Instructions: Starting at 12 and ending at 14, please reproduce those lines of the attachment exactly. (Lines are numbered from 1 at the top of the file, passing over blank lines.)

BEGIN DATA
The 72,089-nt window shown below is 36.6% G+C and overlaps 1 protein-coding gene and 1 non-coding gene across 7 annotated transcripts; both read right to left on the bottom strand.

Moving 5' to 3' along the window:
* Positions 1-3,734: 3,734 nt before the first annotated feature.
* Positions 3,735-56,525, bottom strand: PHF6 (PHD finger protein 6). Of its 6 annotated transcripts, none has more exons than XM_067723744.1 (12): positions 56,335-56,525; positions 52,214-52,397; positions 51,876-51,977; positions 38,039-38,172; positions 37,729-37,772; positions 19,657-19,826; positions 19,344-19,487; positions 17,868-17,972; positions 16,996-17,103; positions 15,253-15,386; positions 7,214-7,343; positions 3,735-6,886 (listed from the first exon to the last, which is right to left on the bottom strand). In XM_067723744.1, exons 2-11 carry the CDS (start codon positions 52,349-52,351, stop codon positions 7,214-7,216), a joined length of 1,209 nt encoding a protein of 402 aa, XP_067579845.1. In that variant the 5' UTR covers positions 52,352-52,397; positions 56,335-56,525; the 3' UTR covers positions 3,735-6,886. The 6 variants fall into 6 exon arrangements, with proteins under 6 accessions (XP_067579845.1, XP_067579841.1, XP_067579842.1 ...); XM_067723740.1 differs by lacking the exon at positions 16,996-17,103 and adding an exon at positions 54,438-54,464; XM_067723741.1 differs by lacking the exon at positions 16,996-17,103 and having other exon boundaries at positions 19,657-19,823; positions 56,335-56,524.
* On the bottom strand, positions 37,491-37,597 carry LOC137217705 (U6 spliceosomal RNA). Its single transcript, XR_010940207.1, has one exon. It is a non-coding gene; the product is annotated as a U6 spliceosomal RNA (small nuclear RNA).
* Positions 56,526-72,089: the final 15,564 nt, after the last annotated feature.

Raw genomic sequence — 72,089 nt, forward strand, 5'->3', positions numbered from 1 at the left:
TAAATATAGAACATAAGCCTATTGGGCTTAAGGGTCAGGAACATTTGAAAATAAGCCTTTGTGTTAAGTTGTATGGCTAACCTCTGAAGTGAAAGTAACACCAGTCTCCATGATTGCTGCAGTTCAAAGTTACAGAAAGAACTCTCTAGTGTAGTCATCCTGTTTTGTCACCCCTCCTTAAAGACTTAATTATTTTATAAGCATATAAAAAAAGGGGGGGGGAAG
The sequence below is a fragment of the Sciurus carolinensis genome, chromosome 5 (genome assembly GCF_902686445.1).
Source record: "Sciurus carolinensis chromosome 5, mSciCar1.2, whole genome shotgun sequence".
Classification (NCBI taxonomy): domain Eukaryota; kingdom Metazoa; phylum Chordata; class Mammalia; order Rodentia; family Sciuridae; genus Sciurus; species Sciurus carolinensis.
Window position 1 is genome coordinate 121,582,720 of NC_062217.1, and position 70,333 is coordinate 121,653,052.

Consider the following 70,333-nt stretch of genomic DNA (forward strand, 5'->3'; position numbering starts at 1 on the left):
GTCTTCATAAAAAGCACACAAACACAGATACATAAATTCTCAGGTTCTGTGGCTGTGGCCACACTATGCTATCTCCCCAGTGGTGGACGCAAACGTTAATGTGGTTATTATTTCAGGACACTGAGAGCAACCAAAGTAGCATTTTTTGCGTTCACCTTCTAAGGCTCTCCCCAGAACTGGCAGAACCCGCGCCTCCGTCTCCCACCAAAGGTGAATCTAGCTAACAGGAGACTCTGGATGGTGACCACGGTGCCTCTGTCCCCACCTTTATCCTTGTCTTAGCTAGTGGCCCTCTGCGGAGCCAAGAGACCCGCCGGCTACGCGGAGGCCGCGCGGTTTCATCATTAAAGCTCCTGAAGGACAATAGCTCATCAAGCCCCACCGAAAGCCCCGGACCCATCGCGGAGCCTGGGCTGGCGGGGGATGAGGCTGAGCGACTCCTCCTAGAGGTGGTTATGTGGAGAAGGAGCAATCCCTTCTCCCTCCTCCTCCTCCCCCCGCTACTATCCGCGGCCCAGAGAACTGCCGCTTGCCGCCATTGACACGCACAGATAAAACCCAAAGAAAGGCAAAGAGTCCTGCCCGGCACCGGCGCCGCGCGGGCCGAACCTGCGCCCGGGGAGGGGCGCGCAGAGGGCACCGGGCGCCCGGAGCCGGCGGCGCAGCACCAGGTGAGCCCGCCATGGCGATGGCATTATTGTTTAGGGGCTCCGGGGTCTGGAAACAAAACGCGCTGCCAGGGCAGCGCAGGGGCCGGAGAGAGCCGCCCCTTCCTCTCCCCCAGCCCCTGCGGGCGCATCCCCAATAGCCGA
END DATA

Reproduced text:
Window position 1 is genome coordinate 121,582,720 of NC_062217.1, and position 70,333 is coordinate 121,653,052.

Consider the following 70,333-nt stretch of genomic DNA (forward strand, 5'->3'; position numbering starts at 1 on the left):
GTCTTCATAAAAAGCACACAAACACAGATACATAAATTCTCAGGTTCTGTGGCTGTGGCCACACTATGCTATCTCCCCAGTGGTGGACGCAAACGTTAATGTGGTTATTATTTCAGGACACTGAGAGCAACCAAAGTAGCATTTTTTGCGTTCACCTTCTAAGGCTCTCCCCAGAACTGGCAGAACCCGCGCCTCCGTCTCCCACCAAAGGTGAATCTAGCTAACAGGAGACTCTGGATGGTGACCACGGTGCCTCTGTCCCCACCTTTATCCTTGTCTTAGCTAGTGGCCCTCTGCGGAGCCAAGAGACCCGCCGGCTACGCGGAGGCCGCGCGGTTTCATCATTAAAGCTCCTGAAGGACAATAGCTCATCAAGCCCCACCGAAAGCCCCGGACCCATCGCGGAGCCTGGGCTGGCGGGGGATGAGGCTGAGCGACTCCTCCTAGAGGTGGTTATGTGGAGAAGGAGCAATCCCTTCTCCCTCCTCCTCCTCCCCCCGCTACTATCCGCGGCCCAGAGAACTGCCGCTTGCCGCCATTGACACGCACAGATAAAACCCAAAGAAAGGCAAAGAGTCCTGCCCGGCACCGGCGCCGCGCGGGCCGAACCTGCGCCCGGGGAGGGGCGCGCAGAGGGCACCGGGCGCCCGGAGCCGGCGGCGCAGCACCAGGTGAGCCCGCCATGGCGATGGCATTATTGTTTAGGGGCTCCGGGGTCTGGAAACAAAACGCGCTGCCAGGGCAGCGCAGGGGCCGGAGAGAGCCGCCCCTTCCTCTCCCCCAGCCCCTGCGGGCGCATCCCCAATAGCCGA